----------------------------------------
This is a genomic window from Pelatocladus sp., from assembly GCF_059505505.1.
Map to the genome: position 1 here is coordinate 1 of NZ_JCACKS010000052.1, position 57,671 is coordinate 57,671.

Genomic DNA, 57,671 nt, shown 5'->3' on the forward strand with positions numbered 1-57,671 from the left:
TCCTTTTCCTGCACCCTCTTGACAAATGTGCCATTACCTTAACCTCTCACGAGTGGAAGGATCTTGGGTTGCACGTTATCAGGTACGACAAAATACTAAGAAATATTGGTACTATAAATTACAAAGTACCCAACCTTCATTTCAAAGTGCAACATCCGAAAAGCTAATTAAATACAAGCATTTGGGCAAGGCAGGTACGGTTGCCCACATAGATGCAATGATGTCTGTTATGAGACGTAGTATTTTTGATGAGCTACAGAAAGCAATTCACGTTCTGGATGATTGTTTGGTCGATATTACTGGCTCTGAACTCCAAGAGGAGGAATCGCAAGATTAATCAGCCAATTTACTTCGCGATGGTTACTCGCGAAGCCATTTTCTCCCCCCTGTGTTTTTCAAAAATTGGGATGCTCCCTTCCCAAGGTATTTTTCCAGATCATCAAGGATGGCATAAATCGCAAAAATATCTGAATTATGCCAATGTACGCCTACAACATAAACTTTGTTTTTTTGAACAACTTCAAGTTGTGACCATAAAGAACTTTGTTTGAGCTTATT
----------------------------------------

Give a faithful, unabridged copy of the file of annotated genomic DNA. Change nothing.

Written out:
This is a genomic window from Pelatocladus sp., from assembly GCF_059505505.1.
Map to the genome: position 1 here is coordinate 1 of NZ_JCACKS010000052.1, position 57,671 is coordinate 57,671.

Genomic DNA, 57,671 nt, shown 5'->3' on the forward strand with positions numbered 1-57,671 from the left:
TCCTTTTCCTGCACCCTCTTGACAAATGTGCCATTACCTTAACCTCTCACGAGTGGAAGGATCTTGGGTTGCACGTTATCAGGTACGACAAAATACTAAGAAATATTGGTACTATAAATTACAAAGTACCCAACCTTCATTTCAAAGTGCAACATCCGAAAAGCTAATTAAATACAAGCATTTGGGCAAGGCAGGTACGGTTGCCCACATAGATGCAATGATGTCTGTTATGAGACGTAGTATTTTTGATGAGCTACAGAAAGCAATTCACGTTCTGGATGATTGTTTGGTCGATATTACTGGCTCTGAACTCCAAGAGGAGGAATCGCAAGATTAATCAGCCAATTTACTTCGCGATGGTTACTCGCGAAGCCATTTTCTCCCCCCTGTGTTTTTCAAAAATTGGGATGCTCCCTTCCCAAGGTATTTTTCCAGATCATCAAGGATGGCATAAATCGCAAAAATATCTGAATTATGCCAATGTACGCCTACAACATAAACTTTGTTTTTTTGAACAACTTCAAGTTGTGACCATAAAGAACTTTGTTTGAGCTTATT